Tomorrow the month of Wyrd and Wonder begins! I am stupidly excited about it and have even managed to book a couple of days off so I can attempt to keep up with all the awesome stuff that’s going on. I’m going to try my hand at the daily Instagram prompts, I’ve got some exciting stuff lined up to read and I am totally psyched for the group read-a-long of Jen Williams’ The Ninth Rain. My cloak is newly laundered, my pointy hat is freshly starched, and so as a gentle limbering up exercise I thought I’d dip back into the world of Flying Witch before the fun really starts …
A magical ring! Snow in July and rain indoors! What two cheeky cats will do for a pork cutlet lunch! It’s all going on in these next two volumes of Flying Witch and I’m loving it just as much as ever. It’s now summer – cue outdoor cooking and fishing trips down to the river – and while Nao tries to teach Chinatsu and Makoto how to skip stones, Kei gets a serious case of hiccups for which there’s only one cure: playing with cuddly toys! Makoto also gets her first paying job as a witch, and Chinatsu uses magic for the first time. We meet a new character, the serious upperclassman witch Sayo Kazuno, and several new magical creatures.
Everything I’ve said about this manga series up until now in my first and second posts still stands, the artwork is consistently beautiful and creator Ishizuka continues to choose interesting and unusual angles and points of view for her/his panels. The gentle humour is just lovely and running jokes are developing as the story continues, like Akira’s disorganised and bottomless bags (Mary-Poppins-style bags crack me up every time), Makoto’s lack of any sense of direction and Kei’s bear bell. And while it’s near impossible not to love everyone you meet within these pages, but Chinatsu has nevertheless managed to become my favourite because of her irrepressible enthusiasm and bounciness. She steals any scene she’s in.
As do Chito and Kenny, Makoto and Akane’s cat familiars. There’s an utterly gorgeous near-wordless Chito comedy at the beginning of volume 5 in which she chases a butterfly and learns that she can punch holes in the house’s paper shoji screens. The expression on her face as she looks between her paw and the first hole in the screen is priceless – I laughed so hard. Then she gets a starring role in the cuddly toy play Kei and Chinatsu act out to rescue Kei from eternal hiccups, and Chito and Kenny visit Makoto, Nao and Kei at school when they hear there’s pork cutlets for lunch. It’s all small stuff, and yet it’s ridiculously delightful.
Ishizuka’s skill lies in making the details of the everyday beautiful. Almost twice as many pages are dedicated to the repair of the shoji screens as to the funny way in which they were destroyed, but this is just as fascinating. It’s like reading an exercise in mindfulness. Or a celebration of slow living. While I love all the magical elements that find their way into the story, I would just as happily read this manga if the mundane was all it focused on. I’m aware that some of this fascination is due to it depicting a life that is very different from mine (traditional rural Japanese living being about as far away from my own experience as it’s possible to get), but I think that it’s also a tribute to Ishizuka’s talents as a storyteller.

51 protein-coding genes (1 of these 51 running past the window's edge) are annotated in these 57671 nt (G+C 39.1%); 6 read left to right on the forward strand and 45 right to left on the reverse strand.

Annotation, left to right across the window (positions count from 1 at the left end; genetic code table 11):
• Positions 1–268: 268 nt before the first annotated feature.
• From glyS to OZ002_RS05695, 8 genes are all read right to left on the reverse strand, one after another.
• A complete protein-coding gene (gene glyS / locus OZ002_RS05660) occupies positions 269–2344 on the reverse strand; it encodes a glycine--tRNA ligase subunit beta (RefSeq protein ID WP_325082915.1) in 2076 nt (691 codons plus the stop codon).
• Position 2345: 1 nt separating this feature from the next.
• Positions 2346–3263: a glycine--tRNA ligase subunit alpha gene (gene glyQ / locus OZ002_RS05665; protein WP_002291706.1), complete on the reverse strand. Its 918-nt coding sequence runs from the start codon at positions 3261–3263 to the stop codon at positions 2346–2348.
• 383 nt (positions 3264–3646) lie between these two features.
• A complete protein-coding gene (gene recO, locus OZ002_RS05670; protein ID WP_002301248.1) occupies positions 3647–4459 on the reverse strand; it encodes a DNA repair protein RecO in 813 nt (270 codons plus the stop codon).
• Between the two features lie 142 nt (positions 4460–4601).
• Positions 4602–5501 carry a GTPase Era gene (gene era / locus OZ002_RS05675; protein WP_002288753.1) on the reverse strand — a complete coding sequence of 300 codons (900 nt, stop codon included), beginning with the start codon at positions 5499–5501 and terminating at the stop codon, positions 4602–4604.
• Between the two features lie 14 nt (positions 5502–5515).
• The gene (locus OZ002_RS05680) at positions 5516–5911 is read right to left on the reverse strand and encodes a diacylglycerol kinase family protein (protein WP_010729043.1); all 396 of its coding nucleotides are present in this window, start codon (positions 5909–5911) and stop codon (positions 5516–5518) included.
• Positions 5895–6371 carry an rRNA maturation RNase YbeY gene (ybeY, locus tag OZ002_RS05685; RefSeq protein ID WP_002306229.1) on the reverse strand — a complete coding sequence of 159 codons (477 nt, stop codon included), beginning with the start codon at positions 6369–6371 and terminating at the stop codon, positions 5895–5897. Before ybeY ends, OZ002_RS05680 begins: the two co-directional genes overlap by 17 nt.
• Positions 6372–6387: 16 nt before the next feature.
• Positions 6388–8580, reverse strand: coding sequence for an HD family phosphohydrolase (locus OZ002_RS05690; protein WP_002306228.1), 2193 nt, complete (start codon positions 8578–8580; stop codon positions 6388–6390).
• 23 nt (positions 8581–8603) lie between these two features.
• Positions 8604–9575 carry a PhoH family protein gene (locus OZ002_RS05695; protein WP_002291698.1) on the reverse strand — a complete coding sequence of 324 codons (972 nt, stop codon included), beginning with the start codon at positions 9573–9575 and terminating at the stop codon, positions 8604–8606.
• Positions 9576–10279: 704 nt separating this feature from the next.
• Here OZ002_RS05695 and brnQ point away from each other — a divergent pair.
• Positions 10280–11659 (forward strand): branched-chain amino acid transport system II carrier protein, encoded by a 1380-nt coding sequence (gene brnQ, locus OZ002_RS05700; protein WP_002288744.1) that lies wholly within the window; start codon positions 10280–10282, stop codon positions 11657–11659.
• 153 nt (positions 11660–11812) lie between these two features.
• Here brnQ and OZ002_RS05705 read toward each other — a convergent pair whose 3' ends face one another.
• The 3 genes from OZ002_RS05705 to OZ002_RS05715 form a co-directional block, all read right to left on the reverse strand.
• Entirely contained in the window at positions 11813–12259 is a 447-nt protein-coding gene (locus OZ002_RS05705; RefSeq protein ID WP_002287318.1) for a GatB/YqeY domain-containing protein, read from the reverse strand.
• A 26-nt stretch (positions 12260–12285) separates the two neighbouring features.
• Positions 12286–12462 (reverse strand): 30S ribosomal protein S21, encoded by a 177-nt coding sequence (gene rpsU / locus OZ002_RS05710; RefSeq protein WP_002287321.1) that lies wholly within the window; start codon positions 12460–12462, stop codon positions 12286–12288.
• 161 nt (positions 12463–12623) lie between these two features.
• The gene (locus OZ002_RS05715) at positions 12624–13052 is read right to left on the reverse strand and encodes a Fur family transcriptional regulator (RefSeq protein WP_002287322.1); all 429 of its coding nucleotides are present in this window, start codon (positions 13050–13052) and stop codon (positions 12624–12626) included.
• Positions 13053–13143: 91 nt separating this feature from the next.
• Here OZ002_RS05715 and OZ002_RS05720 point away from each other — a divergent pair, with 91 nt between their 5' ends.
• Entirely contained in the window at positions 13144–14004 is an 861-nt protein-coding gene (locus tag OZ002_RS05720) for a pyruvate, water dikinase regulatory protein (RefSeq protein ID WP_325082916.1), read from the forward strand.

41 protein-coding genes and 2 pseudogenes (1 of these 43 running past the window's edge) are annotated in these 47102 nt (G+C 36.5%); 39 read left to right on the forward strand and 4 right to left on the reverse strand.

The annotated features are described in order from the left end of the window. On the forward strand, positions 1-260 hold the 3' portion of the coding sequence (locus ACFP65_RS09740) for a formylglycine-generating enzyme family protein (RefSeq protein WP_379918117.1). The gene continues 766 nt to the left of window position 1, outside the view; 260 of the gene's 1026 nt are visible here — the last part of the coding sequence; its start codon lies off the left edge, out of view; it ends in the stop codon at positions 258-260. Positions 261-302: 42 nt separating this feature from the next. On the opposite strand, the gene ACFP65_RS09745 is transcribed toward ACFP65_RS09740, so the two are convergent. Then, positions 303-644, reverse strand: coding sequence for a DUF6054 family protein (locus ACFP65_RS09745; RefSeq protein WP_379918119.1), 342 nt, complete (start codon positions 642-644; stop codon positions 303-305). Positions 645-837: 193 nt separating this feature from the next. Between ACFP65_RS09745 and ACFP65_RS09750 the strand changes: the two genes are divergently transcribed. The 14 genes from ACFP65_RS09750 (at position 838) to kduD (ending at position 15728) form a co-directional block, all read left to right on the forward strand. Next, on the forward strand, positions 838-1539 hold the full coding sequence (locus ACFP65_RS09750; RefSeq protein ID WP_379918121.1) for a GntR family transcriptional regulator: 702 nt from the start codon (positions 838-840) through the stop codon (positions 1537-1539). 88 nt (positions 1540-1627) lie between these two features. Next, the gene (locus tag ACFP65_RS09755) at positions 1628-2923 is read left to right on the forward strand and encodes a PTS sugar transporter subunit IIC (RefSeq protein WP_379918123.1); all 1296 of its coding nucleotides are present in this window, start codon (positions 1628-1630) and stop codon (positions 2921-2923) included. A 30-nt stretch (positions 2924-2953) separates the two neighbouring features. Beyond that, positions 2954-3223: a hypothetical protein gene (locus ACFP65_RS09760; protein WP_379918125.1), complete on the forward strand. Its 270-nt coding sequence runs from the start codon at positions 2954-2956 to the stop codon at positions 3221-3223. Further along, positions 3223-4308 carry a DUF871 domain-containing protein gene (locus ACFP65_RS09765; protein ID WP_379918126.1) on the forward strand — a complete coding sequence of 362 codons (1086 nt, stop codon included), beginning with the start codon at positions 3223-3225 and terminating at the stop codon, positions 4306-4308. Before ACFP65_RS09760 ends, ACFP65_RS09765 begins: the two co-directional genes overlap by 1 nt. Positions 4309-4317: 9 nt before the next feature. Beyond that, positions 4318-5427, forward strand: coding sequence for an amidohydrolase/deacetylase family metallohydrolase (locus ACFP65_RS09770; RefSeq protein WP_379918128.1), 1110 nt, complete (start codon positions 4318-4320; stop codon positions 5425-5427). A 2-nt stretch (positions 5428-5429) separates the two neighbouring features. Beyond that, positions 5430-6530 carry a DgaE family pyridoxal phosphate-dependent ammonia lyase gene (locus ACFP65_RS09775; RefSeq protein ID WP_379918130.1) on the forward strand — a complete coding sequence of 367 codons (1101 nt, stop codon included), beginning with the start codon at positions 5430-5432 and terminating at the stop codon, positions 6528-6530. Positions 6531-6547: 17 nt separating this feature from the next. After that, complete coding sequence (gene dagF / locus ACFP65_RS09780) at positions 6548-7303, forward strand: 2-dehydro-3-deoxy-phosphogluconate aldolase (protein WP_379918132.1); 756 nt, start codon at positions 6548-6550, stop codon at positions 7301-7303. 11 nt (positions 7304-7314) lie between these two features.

And the magical details of this world are starting to accumulate into a coherent whole. The series is in no hurry to reveal all, but we learn some significant things about Makoto’s journey towards being a full-fledging witch in volumes 5 and 6. For example, there are the Nine Paths, and we learn that Makoto is most likely a Terra because she gardens and doesn’t mind digging about in the dirt, while her new friend Sayo is a Ventus and able to create wind (ha ha … I just made myself laugh – I know, I know, childish!). We also meet a young Rain Master, Yomogi, who’s an Aqua presumably. We encounter another Harbinger, the Harbinger of Summer, and learn a little about what he does to enable Summer to arrive. And we learn how a witch is chosen for a job, how she then accepts the work, and how she is paid for it afterwards. Oooooo, and then there are the Magical Items (A.K.A. MIs), like Akira’s music box that prevents witchy conversations from being overheard by non-witchy people, Chinatsu’s ring which enables her to squirt water from her finger *giggle* and Makoto’s newly acquired Visibility Ointment that allows her to see magically-camouflaged creatures; and there’s mana the “fuel” that is used whenever magic is performed.
I’ve also been impressed that even though the cast of characters just keeps on growing it’s never gotten confusing or overcrowded. There’s at least one new human character and one new magical creature per volume now, and yet they’re all intriguing enough to remain distinct from one another. The creatures, in particular, are just wonderful. I didn’t think anything could top the stone sky-whale from volume 3, but the puddle-supping manta ray in volume 5? Oh my goodness! All the hearts!! And the narunaru in volume 6 is awesome too, with its wicked turn of speed and penchant for worms. Adorable!!
So I’m going to keep posting about Flying Witch despite the fact that I’m soon going to run out of words for just how delightful I find it. I may even drown in exclamation marks, I don’t care. These posts are consistently my least popular ones from what I can tell, and I don’t care about that either. I defy you all not to pick up volume 1 of Flying Witch and not be captivated, charmed and, yes, delighted by what you see. This series is totally worth it and I will keep harping on about it until the end of time (or at least until I get distracted by something sparkly). I keep a box for things that are 100% joyful for those times when I get a bad case of the blues and need to be reminded about cake and rainbows and all that good stuff … and these books? They’re going in there.